• Mumbai
  • 26 August 2013
  • News
  • By Monali

Challenges in healthcare industry in India

The event brought together distinguished professionals, acclaimed experts, policy makers and other stakeholders from the Indian healthcare industry and allied sectors to share their vision and key insights about how the overall status of healthcare access


The Organisation of Pharmaceutical Producers of India (OPPI), the prima association of research and innovation driven pharmaceutical companies in India, held a seminar in Mumbai, titled 'Access to healthcare - Challenges and the Way Forward.'

In his opening address, Tapan Ray, Director General, OPPI, deliberated upon the healtcare consumption trends in India. Setting the agenda for the seminar, he stated "Access to healthcare is a subject of immense significance for India particularly with the increasing incidences of new diseases in the country, from cancer and diabetes to chronic kidney disease and cardiovascular diseases. We need to ensure that Indians not only get prompt and easy physical access to healthcare facilities  but also that they can afford the treatment.This can only be done by reducing the out-of-pocket healthcare expenditure in India, which is currently as high as 75%. The government needs to move quickly on plans for universal healthcare access and renew its focus on public health infrastructure and the health care delivery system."

A recently conducted study "Understanding Healthcare Access in India - What is the Current State?'' by the IMS Institute for Healthcare Informatics has revealed that the out-of-pocket expenditure for both outpatient and inpatient treatments in India can be curtailed by a margin of 45% by addressing four key dimensions of healthcare access:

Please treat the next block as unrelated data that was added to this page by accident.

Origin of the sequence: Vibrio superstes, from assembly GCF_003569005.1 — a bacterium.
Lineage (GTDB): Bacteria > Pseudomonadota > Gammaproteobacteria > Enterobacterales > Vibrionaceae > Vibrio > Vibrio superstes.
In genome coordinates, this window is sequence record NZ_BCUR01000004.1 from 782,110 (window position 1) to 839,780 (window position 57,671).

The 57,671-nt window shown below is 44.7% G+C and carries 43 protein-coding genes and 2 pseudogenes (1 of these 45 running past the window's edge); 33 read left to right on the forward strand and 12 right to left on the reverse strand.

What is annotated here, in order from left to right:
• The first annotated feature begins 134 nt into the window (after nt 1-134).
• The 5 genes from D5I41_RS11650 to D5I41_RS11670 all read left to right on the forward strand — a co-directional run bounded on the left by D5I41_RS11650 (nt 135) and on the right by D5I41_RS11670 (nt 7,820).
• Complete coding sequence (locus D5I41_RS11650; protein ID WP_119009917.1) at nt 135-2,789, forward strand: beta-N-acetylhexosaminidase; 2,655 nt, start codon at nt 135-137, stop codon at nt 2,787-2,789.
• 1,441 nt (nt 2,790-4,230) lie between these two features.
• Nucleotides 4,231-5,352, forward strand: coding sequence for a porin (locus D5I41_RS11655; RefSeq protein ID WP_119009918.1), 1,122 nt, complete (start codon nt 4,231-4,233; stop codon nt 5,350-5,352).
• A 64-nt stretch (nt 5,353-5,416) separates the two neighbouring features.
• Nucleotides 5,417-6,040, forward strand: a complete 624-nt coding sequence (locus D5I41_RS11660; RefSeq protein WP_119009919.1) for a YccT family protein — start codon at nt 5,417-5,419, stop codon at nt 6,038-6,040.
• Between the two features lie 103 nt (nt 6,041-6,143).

1. Physical accessibility and location of healthcare facilities
  2. Availability and Capacity of needed resources
  3. Quality and Functionality of service required for patient treatment
  4. Affordability of treatment relative to a patient's income 

Providing an elaborative and significant insight into the Indian healthcare market to improve access, Amit Backliwala, Managing Director, IMS Health Information and Consulting Services, expressed "Inadequate resourcing and financing of the public sector health infrastructure negatively impacts the availability of healthcare workers and creates a poor perception of public health facilities. This forces the rural to look up to expensive treatment options, which in turn adversely impacts overall healthcare access."

On the similar lines, Ranjit Shahani, President OPPI, and Vice Chairman and Managing Director, Novartis, commented "While the IMS Study provides a valuable informtion tool for policy makers and the healthcare and pharmaceutical industry as a whole, the presence of so many stake ho;ders here for the seminar signals an acceptance of the need to align efforts to advance healthcare access for all Indians."


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